It’s as if we were to discover cops were taking bribes to allow extortionists and cocaine dealers to ply their trades unmolested. Or Congresscritters were raking in bushels of cash from the very industries they are charged with regulating.

Hmm. I suppose scientists are, well…, people, too.


I screwed up big time Sunday, doing something that put me at risk to develop a monster infection had we gone through with surgery yesterday AM. Doc McKeen shook his head as he examined me in the pre-op room, where I’d already been shaved bald, IV’d, and given a dose of heparin.

“It’s a slight chance,” he said, “but we’re going to put a foreign object in your body. If an infection develops, it’ll be rough. It’ll be a long process of recovery. We might even have to go back in there. We can shoot you up with antibiotics but even that might not prevent an infection from developing.”

And with that, he advised me to dress up, put my earring back in, and go home. To that point, I’d been adamant about going through with the operation then and there. I asked him, “What would you do if you were I?”

“I just told you what I would do,” he said. And that was good enough for me.


Staphylococcus Aureus

So, I put my clothes back on and apologized to everyone in the pre-surgery area. I apologized to Doc McKeen. “I hope,” I said, “you weren’t counting on this job to make your mortgage payment for October. If so, you can stay with us.”

He laughed. In fact, everybody told me I shouldn’t apologize. But the truth is I’d felt as though I taken a spot — for naught — that another patient might have needed.

Sometimes I can do a damned fine job of fking up.

In any case, my window to be laid up for a week or two has now closed. By the looks of things, I won’t be able to undergo the surgery until after the first of the year.

My penance? As my body hair grows back in over the next few weeks, I will be miserable. Mea culpa.

Same Old, Same Old

Listening to coverage of the homemade bombs scattered around the NYC area yesterday, I became annoyed as all hell.

Even NPR, a news source I trust more than any other (although I trust it only as far as I can spit), has a template for covering these kinds of events. The textbook questions for the woman and man on the street drive me up a wall.

You know, the old joke about the newspaper reporter asking the couple whose house is going up in flames how they feel about it still holds true in today’s digital age.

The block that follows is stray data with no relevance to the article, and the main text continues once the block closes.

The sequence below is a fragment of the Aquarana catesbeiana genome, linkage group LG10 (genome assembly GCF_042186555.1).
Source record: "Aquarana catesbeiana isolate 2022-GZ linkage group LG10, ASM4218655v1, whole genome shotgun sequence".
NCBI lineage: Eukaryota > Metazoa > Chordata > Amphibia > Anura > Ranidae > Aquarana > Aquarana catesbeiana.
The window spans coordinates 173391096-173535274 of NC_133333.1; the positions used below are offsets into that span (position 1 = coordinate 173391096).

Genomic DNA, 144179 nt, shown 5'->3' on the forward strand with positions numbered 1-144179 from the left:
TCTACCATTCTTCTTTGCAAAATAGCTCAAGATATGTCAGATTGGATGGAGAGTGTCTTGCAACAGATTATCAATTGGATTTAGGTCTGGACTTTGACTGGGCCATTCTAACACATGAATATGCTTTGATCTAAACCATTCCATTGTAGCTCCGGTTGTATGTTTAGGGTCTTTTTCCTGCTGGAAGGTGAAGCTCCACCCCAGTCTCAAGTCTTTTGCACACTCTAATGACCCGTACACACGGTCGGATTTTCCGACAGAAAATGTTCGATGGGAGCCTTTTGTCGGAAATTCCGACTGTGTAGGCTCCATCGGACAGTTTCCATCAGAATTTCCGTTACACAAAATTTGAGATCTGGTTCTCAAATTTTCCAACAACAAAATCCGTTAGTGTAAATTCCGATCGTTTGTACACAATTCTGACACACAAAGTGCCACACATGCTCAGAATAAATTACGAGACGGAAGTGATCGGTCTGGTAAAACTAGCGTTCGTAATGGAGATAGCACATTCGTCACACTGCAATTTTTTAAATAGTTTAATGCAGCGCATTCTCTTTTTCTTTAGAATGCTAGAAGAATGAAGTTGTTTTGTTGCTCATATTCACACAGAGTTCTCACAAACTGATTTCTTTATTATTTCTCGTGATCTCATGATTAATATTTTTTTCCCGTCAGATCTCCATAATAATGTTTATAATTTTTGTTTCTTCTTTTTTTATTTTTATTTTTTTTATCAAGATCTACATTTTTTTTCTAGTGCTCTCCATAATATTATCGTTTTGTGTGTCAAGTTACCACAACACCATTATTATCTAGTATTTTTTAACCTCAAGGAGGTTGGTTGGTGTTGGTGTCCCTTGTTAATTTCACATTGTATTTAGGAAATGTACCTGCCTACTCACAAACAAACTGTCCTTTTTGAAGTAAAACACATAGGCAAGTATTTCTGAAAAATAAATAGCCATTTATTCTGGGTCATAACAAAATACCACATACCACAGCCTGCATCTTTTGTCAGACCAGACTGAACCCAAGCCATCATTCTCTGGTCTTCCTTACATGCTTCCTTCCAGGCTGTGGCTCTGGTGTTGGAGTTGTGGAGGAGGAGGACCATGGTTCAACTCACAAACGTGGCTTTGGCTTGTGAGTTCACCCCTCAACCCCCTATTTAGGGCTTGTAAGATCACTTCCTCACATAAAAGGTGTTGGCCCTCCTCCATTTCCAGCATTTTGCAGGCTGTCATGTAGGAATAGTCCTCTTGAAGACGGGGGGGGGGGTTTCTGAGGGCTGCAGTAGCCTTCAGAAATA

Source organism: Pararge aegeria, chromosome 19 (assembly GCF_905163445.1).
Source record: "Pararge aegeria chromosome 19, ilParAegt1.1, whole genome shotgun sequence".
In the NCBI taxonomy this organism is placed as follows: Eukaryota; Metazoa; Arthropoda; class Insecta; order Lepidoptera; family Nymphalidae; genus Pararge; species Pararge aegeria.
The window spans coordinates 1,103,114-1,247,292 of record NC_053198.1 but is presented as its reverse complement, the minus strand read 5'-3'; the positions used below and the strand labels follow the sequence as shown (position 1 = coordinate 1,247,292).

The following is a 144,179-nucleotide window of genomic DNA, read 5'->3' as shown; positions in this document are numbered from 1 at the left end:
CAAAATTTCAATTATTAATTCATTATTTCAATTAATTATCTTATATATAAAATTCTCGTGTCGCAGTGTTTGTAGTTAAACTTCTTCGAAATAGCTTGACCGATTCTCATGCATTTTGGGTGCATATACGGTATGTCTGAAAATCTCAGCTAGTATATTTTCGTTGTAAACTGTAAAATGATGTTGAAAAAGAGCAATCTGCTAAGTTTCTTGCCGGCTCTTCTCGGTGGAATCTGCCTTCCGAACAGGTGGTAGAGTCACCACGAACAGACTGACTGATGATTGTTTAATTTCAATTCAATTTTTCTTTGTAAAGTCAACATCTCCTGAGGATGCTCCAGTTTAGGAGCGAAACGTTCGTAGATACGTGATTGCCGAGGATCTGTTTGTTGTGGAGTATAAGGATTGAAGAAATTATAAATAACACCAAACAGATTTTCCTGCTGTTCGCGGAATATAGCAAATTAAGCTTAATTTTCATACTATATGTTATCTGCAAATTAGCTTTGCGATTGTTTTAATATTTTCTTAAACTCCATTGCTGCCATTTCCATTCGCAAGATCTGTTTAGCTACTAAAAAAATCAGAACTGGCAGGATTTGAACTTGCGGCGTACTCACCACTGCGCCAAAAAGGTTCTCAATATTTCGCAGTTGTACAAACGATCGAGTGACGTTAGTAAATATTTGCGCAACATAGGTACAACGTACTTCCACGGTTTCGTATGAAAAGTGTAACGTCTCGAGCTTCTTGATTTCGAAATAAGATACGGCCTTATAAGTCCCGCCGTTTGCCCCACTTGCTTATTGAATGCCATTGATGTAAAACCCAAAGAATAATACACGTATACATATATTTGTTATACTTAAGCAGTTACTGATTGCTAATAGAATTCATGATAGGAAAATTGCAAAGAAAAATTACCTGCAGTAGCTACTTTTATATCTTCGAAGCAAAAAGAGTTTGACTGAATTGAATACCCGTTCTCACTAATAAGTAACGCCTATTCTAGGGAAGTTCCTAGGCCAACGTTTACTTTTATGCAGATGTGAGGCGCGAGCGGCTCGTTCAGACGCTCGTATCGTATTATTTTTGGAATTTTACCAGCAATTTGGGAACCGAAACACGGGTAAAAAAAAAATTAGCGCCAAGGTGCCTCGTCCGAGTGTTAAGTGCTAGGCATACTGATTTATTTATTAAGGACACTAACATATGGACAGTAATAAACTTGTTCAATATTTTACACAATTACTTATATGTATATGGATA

The NPR All Things Considered host asked the reporter in New York the following: “You’ve also been talking with New Yorkers today, getting their reactions to all of this. How are people dealing with it?”

That question alone made my hair stand on end. I mean, what possible news value can such a question have? Are New Yorkers all over the metropolitan area leaping out of tall buildings in panic? That’d be news. Are suicide hot lines being flooded by folks in despair? Tell me about it.

But that is not now, nor has it ever been, how people react to terrorism or even bombings in wartime. Naturally, the NPR reporter found nothing noteworthy. Here’s his response:

Well, we spoke with one office worker in Manhattan who works near the explosion site. Her name is Shonda Brown. Here’s what she said: [taped soundbite] “I think that New Yorkers are really resilient. I think that there’s a little bit of close to home of the reality of this, but I think that it’s just moving on, we’ve figured out who it is and the cops caught him. It’s like another day in the life and get on with work.”

Well, of goddamned course! What else would anybody say? The reporter’d get the precise same answer from an office worker in Keokuk, Iowa had the bombing taken place there (along with the wholly predictable “I never thought it’d happen here” addendum.

A few blah-blah-blahs later, the reporter concluded “Life seems to be getting on as normal here in New York.”

Again, of course it is!

Here’s what I want from the news: Tell me what happened. Tell me why. If the perpetrator has been captured, tell me why he did it.


News: Cops Surround The Bombing Suspect

[Image: Ed Murray/AP]

That’s the news. This phony-baloney narrative that has become obligatory after terrorism does me no good. New Yorkers are reeling, check. New Yorkers are coping, check. New Yorkers’ lives are getting back to normal, check.

Checklist journalism. Ick.

I dunno about you, but I can do quite well without bedtime stories that make me feel all is well, so sleep tight, little listener.

I want news.